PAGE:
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Curr Probl Pediatr Adolesc Health Care. 2013 Oct;43(9):227-31. doi: 10.1016/j.cppeds.2013.07.002.

Diagnosing diagnostic error.

Author information

1
Baylor College of Medicine, Texas Children's Hospital, Houston, TX.

Abstract

Diagnostic errors are the most common errors in primary care. Diagnostic errors have been found to be the leading cause of malpractice litigation, accounting for twice as many claims and settled cases as medication errors. Diagnostic error is common, harmful, costly, and very critical to the patient-safety issues in health care. Diagnostic errors have received relatively little attention, however. Of what is known, diagnostic errors are an important source of preventable harm. Focused research in this area is highly needed because the causes of diagnostic errors are subtle and solutions are less obvious than for other types of errors. As opposed to medication errors, where the factors predisposing to their occurrence and the resultant preventive strategies are better defined, the relationship between factors influencing the diagnostic reasoning or decision making and a diagnostic error are not as clear. This may include any failure in timely access to care; elicitation or interpretation of symptoms, signs, or laboratory results, formulation and weighing of differential diagnosis; and timely follow-up and specialty referral or evaluation. The literature reveals that diagnostic errors are often caused by the combination of cognitive errors and system failure. Increased understanding about diagnostic decision making, sources of errors, and applying some existing strategies into clinical practice would help clinicians reduce these types of errors and encourage more optimal diagnostic processes.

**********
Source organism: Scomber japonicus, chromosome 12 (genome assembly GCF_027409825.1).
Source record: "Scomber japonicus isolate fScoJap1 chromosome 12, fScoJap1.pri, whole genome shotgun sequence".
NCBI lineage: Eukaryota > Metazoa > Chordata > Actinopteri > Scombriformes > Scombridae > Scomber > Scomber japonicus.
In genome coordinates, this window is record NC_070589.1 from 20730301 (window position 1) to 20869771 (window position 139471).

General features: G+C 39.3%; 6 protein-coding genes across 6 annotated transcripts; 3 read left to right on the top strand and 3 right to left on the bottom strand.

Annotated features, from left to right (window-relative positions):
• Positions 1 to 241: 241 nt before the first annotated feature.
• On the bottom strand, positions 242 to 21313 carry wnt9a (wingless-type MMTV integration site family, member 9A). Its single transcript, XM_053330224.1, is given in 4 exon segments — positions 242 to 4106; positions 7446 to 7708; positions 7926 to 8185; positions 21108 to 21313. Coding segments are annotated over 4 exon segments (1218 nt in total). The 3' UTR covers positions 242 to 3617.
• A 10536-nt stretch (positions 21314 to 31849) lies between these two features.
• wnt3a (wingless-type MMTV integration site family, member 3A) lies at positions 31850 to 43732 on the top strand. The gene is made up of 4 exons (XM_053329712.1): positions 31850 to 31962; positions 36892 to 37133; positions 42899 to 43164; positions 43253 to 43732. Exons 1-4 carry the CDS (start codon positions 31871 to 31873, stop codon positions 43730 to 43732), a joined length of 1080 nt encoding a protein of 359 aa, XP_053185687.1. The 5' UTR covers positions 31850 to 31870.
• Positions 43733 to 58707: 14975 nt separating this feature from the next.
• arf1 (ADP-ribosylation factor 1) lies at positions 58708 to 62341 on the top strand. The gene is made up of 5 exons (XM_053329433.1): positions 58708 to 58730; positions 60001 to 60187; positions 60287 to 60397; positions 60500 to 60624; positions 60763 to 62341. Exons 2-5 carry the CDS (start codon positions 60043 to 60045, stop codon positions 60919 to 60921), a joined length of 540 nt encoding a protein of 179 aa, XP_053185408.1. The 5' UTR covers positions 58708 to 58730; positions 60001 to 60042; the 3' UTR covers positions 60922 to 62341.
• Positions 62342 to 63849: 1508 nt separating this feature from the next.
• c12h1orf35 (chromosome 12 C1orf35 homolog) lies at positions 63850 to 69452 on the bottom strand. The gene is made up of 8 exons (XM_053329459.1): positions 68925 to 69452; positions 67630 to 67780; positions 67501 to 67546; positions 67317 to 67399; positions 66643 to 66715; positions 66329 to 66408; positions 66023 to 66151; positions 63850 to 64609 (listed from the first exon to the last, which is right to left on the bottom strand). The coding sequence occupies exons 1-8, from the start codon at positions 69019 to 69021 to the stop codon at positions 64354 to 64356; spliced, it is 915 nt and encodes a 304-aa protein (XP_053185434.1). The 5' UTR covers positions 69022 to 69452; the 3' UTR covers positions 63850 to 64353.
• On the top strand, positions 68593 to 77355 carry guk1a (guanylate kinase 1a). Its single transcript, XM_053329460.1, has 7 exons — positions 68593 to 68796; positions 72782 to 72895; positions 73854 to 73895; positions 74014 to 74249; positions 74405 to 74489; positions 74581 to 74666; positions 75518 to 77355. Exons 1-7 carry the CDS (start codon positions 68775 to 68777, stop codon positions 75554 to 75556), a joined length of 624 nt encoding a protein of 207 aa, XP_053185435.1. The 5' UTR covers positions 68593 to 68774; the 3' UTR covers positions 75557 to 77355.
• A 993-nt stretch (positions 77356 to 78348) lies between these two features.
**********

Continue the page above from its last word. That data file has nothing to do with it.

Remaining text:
PMID:
24070579
DOI:
10.1016/j.cppeds.2013.07.002
[Indexed for MEDLINE]

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